‘It’s poppycock, Bill. He has post-traumatic stress.’
‘What does that mean? Battle fatigue?’
‘Yes, a sort of battle fatigue, I have seen it many times when young troops encounter situations that they could not even imagine in their worst nightmares.’
‘He watched a Zulu gut his best friend, like he was a pig.’


There's a latent sexism in the writing style. Female characters are closely described with respect to their appearance, not what they do or who they are. This isn't the same with male characters.
Bob: the male characters are in the entire story, whereas most of the ladies get killed off within a few pages so there doesn’t seem much point.
Too much info missing, which means the author occasionally is asking the reader to take steps that are too big.
Bob: rather vague, I’m not sure exactly where but thanks for pointing it out.
The section where the old soldier reminisces about his recently deceased wife is better written. The emotion the character is feeling is well conveyed. It was the first point in the book where I genuinely felt for one of the characters.
Bob: thank you. It’s my first novel and I discovered it is quite difficult (for me) to write about the effects of drugs, violent and sexual acts, especially when there are so many of them in the book. Whereas as an ex-soldier who had experienced the loss of a loved one, I can.
I was starting to wonder how the story was to link to the characters when it moved to being based in the east end. There was a fairly quick turn that was fairly well done to explain this.
Bob: thanks, nearly got a compliment again.
Dialogue is set in modern terms and phrases. It makes the book/story seem much less genuine.
Bob: covered already.
The story infers missing annie chapman.
Bob: Anni Chapman? Not intentionally but obviously you picked up on it because of your JtR knowledge.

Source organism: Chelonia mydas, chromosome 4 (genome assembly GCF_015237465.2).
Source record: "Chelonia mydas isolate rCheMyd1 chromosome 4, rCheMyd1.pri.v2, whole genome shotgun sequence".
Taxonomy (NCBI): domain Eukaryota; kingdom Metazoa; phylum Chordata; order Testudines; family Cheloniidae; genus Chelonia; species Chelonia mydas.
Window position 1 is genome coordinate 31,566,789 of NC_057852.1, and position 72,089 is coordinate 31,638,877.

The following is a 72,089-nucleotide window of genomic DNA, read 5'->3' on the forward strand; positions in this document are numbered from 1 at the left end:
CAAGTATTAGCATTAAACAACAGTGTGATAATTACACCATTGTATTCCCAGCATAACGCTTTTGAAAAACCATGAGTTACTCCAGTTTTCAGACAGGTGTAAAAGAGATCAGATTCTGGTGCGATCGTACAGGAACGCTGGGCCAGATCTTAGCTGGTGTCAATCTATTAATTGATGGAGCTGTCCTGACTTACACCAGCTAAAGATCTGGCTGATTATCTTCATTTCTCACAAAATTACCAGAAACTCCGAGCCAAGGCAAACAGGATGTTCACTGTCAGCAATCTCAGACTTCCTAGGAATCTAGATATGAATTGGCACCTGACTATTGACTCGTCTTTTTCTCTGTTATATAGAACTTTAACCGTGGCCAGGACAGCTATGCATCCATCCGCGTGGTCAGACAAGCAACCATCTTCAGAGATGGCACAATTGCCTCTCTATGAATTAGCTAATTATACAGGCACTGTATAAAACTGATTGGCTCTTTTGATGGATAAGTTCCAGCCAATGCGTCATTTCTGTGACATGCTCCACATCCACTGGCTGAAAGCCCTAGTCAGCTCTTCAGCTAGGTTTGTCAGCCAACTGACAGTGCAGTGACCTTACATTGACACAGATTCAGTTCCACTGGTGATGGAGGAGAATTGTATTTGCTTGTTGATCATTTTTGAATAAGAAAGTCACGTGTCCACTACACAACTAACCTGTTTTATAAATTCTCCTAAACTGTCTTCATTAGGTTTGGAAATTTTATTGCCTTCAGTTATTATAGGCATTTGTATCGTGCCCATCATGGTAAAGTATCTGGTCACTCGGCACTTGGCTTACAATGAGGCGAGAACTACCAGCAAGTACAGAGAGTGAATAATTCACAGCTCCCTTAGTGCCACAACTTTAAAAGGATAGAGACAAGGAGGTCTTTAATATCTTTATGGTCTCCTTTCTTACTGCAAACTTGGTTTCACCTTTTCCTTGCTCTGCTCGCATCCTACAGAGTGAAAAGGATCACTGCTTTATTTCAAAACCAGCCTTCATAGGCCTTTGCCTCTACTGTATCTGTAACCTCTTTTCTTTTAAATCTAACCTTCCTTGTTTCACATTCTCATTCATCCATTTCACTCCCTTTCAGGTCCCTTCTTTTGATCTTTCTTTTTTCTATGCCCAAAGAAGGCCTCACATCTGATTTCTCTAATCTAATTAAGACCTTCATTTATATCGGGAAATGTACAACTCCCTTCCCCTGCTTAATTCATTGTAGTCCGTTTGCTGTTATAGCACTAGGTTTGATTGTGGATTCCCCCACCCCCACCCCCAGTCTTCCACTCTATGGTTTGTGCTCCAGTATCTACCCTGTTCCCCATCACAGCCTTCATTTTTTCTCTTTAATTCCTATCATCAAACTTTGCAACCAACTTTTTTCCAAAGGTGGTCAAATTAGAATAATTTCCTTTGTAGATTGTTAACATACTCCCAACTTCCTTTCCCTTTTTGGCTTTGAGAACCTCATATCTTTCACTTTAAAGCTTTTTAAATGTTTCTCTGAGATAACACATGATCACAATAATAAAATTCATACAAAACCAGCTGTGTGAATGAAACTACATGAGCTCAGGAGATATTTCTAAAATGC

The victims are generally referred to as "girls" rather than women. They're also drunk, and depicted as party girls.
Bob: yes they are all prostitutes in the story.
The punctuation/missing words continues, throughout the book - further examples happen on p582. There are also places where after speech capitals are not used, and also duplication of full stops.
Bob: Hawkeye!
Throughout the book there's a lot of description of action, or protagonists thoughts. However there is (too frequently in my view) not enough description of the settings. This fails to contextualise the drama.
Bob: sorry about that, I had a lot of story to pack into 96000 words and also I wanted to keep the pace fast and the story moving.
Towards the end is a comment about blood transfusions, which I believe started in or around the great war, not in 1888, though experiments were happening.
Bob: again, I did check my facts. First successful blood transfusion was 1840 in St Georges Hospital (London). If a soldier was bleeding out he would have received blood from others and as 75% of people have the same blood group he had the same chance of it not killing him. By the time of the great war the 3 main blood groups had been classified and transfusions were safer.
Overall, if this is a first draft, then there is some hope for it. The story isn't terrible (I've read much worse)
Bob: I think that is called a “back handed compliment”
but I was less engaged because of the poor spelling and punctuation which really affected my affinity to the story. There were a few times where this just left me being too confused.
As for the story/plot, well there are aspects of it which could, if refined, create a really decent book. I think there needs to be a lot of work on the dialogue, and probably a lot more time spent giving the context of the scenarios in the various sections of the book. More context, and a more descriptive treatment of the history/time frames and events would improve this. I also think that a more detailed history of the characters of Mikael and Jaak would have a significantly positive effect for the reader. Finally, reviewing the dialogue would be helpful.
Bob: maybe I will add another 30-40,000 words to achieve that.
Finally can I say that it was (is) more important for me to find out if the plot was any good. If no, then all the spelling and grammar being correct and pages of descriptive scenarios would be a waste of time. If yes, the plot is good then they can all be added.

Please read a free copy and send me a review with that in mind.

Thanks to How and especially Warren for taking the time to read it.
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Old September 14th, 2015, 12:07 PM   #5
Lemonjelly
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Hi Bob,

please feel free to pm me. I don't post too often though.